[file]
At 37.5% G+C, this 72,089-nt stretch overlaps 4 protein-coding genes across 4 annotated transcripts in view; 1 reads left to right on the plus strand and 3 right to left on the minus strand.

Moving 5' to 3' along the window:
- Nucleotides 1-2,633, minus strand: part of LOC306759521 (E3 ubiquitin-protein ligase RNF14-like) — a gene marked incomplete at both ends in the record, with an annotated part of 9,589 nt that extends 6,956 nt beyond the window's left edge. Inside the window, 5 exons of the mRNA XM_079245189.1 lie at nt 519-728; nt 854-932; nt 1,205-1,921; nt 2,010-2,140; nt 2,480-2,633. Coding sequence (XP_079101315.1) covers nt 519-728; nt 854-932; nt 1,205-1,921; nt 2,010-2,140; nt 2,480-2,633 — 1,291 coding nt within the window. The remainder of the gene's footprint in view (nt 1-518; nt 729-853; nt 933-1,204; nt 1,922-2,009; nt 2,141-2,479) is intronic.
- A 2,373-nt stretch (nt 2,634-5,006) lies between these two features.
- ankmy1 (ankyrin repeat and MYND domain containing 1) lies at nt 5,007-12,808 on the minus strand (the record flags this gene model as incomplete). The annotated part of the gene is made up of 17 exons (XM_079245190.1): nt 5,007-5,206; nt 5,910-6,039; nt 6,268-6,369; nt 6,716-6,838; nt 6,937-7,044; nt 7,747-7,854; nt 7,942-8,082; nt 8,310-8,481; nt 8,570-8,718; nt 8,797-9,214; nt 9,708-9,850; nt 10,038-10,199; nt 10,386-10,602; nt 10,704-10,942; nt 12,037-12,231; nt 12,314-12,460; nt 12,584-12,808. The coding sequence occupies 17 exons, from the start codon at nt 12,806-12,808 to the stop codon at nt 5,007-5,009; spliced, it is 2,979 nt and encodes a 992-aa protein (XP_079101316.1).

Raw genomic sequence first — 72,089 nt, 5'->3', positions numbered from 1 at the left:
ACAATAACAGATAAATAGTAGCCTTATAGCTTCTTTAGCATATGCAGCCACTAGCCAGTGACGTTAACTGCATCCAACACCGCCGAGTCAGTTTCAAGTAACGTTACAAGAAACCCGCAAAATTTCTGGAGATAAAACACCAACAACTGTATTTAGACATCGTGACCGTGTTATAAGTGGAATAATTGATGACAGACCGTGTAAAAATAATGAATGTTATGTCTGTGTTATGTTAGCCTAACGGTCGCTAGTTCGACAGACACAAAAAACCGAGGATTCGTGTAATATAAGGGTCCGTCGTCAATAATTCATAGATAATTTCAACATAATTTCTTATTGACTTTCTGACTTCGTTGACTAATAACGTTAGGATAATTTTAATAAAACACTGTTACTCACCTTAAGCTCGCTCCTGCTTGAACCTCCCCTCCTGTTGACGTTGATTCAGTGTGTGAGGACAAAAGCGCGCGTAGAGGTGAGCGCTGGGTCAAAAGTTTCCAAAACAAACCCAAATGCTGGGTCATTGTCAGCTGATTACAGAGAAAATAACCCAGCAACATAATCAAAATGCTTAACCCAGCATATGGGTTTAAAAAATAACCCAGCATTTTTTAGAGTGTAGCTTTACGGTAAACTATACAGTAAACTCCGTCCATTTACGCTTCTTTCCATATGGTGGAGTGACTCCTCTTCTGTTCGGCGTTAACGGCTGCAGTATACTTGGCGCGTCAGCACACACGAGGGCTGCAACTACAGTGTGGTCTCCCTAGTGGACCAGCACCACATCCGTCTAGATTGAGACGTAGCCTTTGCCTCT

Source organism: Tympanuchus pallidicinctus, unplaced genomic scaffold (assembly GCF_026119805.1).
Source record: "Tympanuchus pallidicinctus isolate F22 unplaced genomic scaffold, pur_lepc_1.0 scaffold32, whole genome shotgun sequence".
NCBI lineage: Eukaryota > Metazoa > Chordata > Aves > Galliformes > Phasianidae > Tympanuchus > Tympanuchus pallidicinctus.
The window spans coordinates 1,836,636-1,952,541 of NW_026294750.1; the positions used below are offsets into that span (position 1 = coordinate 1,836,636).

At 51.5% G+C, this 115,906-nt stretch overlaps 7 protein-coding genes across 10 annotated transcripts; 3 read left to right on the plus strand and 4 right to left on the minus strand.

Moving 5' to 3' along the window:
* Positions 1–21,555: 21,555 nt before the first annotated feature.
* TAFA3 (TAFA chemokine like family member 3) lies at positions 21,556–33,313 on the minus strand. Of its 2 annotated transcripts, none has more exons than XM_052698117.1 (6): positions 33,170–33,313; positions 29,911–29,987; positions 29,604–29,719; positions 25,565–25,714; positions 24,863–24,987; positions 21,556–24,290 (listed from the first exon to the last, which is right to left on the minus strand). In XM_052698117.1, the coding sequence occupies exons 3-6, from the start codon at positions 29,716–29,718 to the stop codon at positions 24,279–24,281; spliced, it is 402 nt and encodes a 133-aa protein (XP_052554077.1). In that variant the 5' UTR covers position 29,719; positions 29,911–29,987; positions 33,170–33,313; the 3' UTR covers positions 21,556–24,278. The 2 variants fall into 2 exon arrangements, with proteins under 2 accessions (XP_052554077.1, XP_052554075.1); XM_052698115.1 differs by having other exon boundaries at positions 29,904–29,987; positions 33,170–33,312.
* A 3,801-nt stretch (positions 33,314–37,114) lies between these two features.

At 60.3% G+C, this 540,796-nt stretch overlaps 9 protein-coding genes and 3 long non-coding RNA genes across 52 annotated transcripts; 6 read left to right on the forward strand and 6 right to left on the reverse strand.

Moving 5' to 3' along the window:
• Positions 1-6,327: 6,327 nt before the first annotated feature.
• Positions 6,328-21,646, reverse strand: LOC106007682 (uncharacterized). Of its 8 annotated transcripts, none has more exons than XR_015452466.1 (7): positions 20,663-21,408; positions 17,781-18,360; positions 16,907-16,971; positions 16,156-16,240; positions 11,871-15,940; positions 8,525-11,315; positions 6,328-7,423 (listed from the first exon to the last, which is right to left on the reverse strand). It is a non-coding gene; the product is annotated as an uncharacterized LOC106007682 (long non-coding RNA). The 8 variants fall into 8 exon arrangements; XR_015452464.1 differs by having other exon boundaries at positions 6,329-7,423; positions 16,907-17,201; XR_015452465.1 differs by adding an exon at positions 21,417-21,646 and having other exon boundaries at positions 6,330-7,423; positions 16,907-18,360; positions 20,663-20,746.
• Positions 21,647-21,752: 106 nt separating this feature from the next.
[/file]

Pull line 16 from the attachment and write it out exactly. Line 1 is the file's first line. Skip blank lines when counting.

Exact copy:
* A 3,801-nt stretch (positions 33,314–37,114) lies between these two features.